All posts by ed47

Voting for Judges (or, The Hon. Bagel Lady)

(A bizarre result – promoted by SFBrianCL)

Voting for judges has to be another bizarre holdover from the Progressives: can anyone think of a good reason why we put judges on the ballot and have the public at large vote them in?  It’s always seemed to me like a quaint but generally harmless custom. Until now:

On Tuesday, incumbent Superior Court Judge Dzintra Janavs lost by 8 points to Lynn Diane Olson, best known as owner of a bagel shop.

Quick profiles:

Janavs is a former Assistant US Attorney and has 20 years on the bench.  She’s presently an assistant presiding judge in Writs and Recieving.  She’s been an adjunct professor at Loyola Law, and was rated “exceptionally well qualified” by the LA County Bar Association. She spent 42k on her campaign.

Olson owns a bagel shop in Orange County.  She reactivated her bar membership in December 2005 after a seven year hiatus.  She has, in the past, been an associate at Thelen Reid and Christensen Miller.  She was rated “not qualified” and spent about 100k on her campaign. Her husband, Michael Keegan, is a Hermosa Beach councilman.

I want to throw out two questions.

1. Why on earth do we have judges on the ballot? I consider myself an informed voter, but I’ve never known a damned thing about any judge on the ballot.  When I lived in LA, I did what the LA Times told me to do.  Now that I live in the Bay, I did some cursory research and voted for the guy who had the best endorsement package and qualification rating.  And let me note that the only times I ever saw the LA Times endorse a nonincumbent was when the incumbent was patently unfit for office (falling asleep during trials, etc.) A hundred years ago, this probably made sense.  Now? Not so much.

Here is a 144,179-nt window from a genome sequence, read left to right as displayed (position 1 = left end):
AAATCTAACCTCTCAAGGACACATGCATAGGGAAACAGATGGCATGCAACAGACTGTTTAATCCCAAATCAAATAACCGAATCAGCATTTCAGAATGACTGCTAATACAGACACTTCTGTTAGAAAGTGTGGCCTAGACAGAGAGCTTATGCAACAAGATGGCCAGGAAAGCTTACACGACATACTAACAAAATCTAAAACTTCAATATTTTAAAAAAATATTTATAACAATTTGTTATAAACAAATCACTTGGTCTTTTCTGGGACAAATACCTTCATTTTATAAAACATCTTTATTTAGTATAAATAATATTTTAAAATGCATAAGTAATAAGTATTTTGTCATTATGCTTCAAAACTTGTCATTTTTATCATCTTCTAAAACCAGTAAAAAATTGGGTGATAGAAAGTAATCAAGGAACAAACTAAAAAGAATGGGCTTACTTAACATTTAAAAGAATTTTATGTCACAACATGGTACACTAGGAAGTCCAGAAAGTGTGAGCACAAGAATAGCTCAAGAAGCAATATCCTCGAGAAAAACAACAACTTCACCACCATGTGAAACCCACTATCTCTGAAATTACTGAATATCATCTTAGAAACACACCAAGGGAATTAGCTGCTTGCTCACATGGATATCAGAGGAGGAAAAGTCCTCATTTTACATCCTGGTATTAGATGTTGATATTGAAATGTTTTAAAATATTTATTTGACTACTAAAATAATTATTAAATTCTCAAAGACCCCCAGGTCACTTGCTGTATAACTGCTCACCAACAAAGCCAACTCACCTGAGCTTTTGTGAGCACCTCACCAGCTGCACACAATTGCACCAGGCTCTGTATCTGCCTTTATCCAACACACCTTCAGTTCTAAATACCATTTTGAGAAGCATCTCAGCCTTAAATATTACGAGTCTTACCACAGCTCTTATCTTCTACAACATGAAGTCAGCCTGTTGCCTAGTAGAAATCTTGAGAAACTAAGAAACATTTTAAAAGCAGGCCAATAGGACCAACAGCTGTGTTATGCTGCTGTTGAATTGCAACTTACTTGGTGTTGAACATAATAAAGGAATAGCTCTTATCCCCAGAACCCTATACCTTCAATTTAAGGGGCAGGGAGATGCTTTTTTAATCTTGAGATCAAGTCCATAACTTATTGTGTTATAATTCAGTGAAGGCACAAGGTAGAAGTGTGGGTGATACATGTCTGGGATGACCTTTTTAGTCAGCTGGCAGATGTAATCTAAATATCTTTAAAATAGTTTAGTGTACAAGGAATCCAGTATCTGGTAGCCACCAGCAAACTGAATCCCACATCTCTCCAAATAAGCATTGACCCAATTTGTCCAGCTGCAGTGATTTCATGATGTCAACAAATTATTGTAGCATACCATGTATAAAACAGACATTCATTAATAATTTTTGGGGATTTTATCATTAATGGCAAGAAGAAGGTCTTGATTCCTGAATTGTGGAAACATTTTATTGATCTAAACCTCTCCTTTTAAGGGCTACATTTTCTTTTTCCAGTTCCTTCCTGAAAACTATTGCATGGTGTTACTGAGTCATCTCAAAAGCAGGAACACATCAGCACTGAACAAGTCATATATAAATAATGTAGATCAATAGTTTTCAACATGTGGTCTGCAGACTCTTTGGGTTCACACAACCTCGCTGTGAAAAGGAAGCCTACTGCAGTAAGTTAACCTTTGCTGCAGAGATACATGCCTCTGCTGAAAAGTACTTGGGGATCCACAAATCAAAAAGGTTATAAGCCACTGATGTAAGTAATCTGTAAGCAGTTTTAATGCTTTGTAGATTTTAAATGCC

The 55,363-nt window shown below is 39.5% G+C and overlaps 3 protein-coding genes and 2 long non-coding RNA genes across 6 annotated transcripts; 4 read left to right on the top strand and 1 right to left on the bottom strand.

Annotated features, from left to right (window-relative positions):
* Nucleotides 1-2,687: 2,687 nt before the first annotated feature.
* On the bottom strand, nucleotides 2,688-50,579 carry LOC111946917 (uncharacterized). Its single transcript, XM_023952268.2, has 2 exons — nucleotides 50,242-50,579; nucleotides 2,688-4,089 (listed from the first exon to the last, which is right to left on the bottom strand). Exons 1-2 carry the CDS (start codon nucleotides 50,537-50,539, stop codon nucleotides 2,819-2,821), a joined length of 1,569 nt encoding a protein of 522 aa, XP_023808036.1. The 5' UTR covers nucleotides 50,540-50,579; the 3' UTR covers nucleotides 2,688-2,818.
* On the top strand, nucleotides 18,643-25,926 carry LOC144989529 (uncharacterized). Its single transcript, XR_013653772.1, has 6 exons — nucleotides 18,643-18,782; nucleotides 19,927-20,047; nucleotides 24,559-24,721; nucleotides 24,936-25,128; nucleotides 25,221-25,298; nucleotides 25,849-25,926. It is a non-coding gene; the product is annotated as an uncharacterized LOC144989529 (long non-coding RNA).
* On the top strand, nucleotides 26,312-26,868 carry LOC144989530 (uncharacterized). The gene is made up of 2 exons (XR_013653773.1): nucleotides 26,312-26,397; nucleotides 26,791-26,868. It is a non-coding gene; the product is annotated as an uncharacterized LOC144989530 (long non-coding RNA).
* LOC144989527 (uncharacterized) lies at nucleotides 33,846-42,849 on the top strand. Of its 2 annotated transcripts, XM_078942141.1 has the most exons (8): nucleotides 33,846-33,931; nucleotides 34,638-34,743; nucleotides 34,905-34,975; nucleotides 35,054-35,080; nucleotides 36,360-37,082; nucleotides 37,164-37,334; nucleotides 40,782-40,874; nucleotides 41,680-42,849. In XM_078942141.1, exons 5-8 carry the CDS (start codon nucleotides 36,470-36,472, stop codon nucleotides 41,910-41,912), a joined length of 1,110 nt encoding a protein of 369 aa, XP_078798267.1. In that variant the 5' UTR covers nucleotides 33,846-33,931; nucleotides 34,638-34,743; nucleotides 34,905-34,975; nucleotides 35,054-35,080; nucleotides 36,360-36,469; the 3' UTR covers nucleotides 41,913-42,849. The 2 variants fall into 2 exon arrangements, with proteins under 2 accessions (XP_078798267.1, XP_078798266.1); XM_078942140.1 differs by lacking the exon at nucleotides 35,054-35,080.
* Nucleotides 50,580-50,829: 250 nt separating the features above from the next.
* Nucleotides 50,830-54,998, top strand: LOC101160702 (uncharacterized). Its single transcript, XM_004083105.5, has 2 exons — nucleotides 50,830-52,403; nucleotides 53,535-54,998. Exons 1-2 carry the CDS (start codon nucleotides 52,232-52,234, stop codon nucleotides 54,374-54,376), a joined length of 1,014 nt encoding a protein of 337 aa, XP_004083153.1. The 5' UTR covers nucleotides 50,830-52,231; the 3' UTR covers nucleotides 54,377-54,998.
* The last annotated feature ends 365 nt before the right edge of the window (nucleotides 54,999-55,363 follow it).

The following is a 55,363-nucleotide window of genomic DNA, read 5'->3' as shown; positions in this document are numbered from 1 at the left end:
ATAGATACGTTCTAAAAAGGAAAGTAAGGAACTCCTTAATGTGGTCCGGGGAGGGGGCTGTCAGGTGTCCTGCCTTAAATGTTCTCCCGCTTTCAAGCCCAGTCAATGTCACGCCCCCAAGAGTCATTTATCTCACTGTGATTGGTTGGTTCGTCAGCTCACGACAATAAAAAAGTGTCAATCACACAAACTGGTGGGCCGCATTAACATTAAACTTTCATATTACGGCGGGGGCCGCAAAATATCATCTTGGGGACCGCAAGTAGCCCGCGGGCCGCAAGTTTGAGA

2. The County Democratic Party backed Olson.  Because Janavs is a Republican.  I’m all for partisan politics when it comes to the Supremes and the Circuit Courts, but the Cal Superior Court? Seriously? And what is the party doing backing an unqualified bagel shop owner?

So, I guess my question is:

Am I the only one who thinks the idea of electing judges is foolish at best and harmful at worst?  And what would people think of (horror of horrors, I know) a constitutional amendment to change the way we pick judges in the state?

Note: I freely admit that it could be worse. This could be Texas, with full-blown judicial campaigns and not only campaigns in specific situations.